When someone gets mugged or is subjected to racist harassment on the street, most people will walk by like nothing happened. Sometimes, no one stops to help at all. In fact, the more people present, the less likely that any one person will intervene—a phenomenon known as the bystander effect.

Ignoring someone in danger is a psychological instinct. But that doesn’t mean you’re destined to freeze up in the face of a crime. This is how you become a better bystander.

Sometimes fear is what stops bystanders in their tracks. “People feel uncomfortable stepping forward in the presence of others and potentially making a mistake,” Staub says. That misstep could mean trying to stop what they think is a kidnapping but is actually a child throwing a tantrum, or failing at their intervention.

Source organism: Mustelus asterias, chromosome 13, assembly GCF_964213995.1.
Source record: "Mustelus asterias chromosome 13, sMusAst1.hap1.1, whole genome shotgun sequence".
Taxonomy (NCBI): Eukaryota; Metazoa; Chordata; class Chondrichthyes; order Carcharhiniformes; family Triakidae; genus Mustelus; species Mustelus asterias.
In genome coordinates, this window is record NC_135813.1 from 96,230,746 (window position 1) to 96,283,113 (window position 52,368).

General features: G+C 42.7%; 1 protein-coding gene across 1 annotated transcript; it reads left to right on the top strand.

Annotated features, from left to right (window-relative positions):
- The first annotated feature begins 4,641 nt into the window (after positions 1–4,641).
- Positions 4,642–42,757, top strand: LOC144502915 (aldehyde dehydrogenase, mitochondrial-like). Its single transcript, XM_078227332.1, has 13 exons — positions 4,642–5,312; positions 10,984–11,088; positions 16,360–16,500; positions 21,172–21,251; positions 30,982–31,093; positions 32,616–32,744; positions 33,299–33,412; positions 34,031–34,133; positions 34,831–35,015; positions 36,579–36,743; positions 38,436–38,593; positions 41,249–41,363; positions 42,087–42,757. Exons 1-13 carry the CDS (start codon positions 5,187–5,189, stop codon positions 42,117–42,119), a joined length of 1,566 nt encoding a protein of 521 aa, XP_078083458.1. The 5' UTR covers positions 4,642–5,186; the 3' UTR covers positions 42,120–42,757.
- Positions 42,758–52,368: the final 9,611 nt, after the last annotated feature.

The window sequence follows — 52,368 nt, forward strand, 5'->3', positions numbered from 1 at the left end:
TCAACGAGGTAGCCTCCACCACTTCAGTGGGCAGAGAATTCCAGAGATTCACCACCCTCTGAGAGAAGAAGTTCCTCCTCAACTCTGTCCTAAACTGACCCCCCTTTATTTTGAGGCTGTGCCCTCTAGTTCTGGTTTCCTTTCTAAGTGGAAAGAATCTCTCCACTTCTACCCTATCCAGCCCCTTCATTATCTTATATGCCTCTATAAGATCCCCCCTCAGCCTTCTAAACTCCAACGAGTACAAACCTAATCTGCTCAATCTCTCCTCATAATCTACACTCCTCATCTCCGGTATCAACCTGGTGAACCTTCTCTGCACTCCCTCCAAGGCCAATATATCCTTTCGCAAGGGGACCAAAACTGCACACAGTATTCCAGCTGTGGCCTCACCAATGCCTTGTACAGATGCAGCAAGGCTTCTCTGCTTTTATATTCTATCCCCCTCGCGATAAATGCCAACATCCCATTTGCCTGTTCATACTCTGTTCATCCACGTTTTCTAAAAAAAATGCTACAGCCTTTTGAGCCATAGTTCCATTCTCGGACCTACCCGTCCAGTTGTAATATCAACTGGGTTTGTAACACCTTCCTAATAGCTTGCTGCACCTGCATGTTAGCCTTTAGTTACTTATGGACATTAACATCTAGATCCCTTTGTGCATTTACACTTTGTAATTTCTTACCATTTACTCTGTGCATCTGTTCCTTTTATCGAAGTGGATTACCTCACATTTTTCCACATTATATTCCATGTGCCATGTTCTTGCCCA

Similarly, bystanders may not step in because they’re afraid someone will blame them for the situation. They may also fear that the perpetrator will turn and attack them, whether they’re watching a violent crime or verbal harassment, says Stephanie Preston, a psychology professor at the University of Michigan.

The context surrounding the incident has a significant effect on whether passersby will jump in and help, too. Men and women, for example, are both more likely to help a victim if the other bystanders are women, Preston says. A bystander is further likely to respond if they’re surrounded by friends instead of strangers. In these situations, the active bystander may feel less intimidation, she explains.

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at Popular Science.